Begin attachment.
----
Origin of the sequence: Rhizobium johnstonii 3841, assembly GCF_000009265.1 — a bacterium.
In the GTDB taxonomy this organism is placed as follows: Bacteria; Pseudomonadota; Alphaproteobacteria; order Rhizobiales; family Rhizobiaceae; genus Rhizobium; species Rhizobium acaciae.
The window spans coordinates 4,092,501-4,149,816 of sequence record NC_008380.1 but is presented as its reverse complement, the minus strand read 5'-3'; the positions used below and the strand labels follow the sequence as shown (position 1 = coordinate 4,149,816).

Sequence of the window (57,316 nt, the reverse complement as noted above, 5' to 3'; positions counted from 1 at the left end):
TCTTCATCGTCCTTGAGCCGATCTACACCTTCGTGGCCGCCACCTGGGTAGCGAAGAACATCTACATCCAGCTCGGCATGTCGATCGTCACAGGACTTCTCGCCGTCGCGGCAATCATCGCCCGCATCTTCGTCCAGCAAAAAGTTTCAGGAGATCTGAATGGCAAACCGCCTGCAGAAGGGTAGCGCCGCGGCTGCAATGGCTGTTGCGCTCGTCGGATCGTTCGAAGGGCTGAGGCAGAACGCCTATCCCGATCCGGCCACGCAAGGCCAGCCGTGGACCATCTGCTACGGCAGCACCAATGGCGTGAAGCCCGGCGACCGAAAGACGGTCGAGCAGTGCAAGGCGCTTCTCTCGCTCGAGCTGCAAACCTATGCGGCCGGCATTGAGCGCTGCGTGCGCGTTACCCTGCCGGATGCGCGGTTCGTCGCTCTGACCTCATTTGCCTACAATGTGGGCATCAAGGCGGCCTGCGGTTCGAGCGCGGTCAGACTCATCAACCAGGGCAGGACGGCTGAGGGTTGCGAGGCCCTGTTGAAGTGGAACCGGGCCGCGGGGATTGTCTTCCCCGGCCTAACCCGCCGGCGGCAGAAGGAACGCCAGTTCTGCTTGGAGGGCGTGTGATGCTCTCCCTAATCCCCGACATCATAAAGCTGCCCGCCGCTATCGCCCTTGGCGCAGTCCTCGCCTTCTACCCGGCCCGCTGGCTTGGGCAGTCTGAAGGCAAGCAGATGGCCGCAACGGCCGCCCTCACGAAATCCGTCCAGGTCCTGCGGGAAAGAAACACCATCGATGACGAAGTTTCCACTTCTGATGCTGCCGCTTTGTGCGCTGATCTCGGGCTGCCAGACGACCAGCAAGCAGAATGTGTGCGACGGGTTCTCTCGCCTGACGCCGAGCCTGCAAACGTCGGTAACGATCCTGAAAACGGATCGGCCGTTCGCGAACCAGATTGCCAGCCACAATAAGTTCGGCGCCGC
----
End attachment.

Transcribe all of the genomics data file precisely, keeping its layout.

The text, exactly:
Origin of the sequence: Rhizobium johnstonii 3841, assembly GCF_000009265.1 — a bacterium.
In the GTDB taxonomy this organism is placed as follows: Bacteria; Pseudomonadota; Alphaproteobacteria; order Rhizobiales; family Rhizobiaceae; genus Rhizobium; species Rhizobium acaciae.
The window spans coordinates 4,092,501-4,149,816 of sequence record NC_008380.1 but is presented as its reverse complement, the minus strand read 5'-3'; the positions used below and the strand labels follow the sequence as shown (position 1 = coordinate 4,149,816).

Sequence of the window (57,316 nt, the reverse complement as noted above, 5' to 3'; positions counted from 1 at the left end):
TCTTCATCGTCCTTGAGCCGATCTACACCTTCGTGGCCGCCACCTGGGTAGCGAAGAACATCTACATCCAGCTCGGCATGTCGATCGTCACAGGACTTCTCGCCGTCGCGGCAATCATCGCCCGCATCTTCGTCCAGCAAAAAGTTTCAGGAGATCTGAATGGCAAACCGCCTGCAGAAGGGTAGCGCCGCGGCTGCAATGGCTGTTGCGCTCGTCGGATCGTTCGAAGGGCTGAGGCAGAACGCCTATCCCGATCCGGCCACGCAAGGCCAGCCGTGGACCATCTGCTACGGCAGCACCAATGGCGTGAAGCCCGGCGACCGAAAGACGGTCGAGCAGTGCAAGGCGCTTCTCTCGCTCGAGCTGCAAACCTATGCGGCCGGCATTGAGCGCTGCGTGCGCGTTACCCTGCCGGATGCGCGGTTCGTCGCTCTGACCTCATTTGCCTACAATGTGGGCATCAAGGCGGCCTGCGGTTCGAGCGCGGTCAGACTCATCAACCAGGGCAGGACGGCTGAGGGTTGCGAGGCCCTGTTGAAGTGGAACCGGGCCGCGGGGATTGTCTTCCCCGGCCTAACCCGCCGGCGGCAGAAGGAACGCCAGTTCTGCTTGGAGGGCGTGTGATGCTCTCCCTAATCCCCGACATCATAAAGCTGCCCGCCGCTATCGCCCTTGGCGCAGTCCTCGCCTTCTACCCGGCCCGCTGGCTTGGGCAGTCTGAAGGCAAGCAGATGGCCGCAACGGCCGCCCTCACGAAATCCGTCCAGGTCCTGCGGGAAAGAAACACCATCGATGACGAAGTTTCCACTTCTGATGCTGCCGCTTTGTGCGCTGATCTCGGGCTGCCAGACGACCAGCAAGCAGAATGTGTGCGACGGGTTCTCTCGCCTGACGCCGAGCCTGCAAACGTCGGTAACGATCCTGAAAACGGATCGGCCGTTCGCGAACCAGATTGCCAGCCACAATAAGTTCGGCGCCGC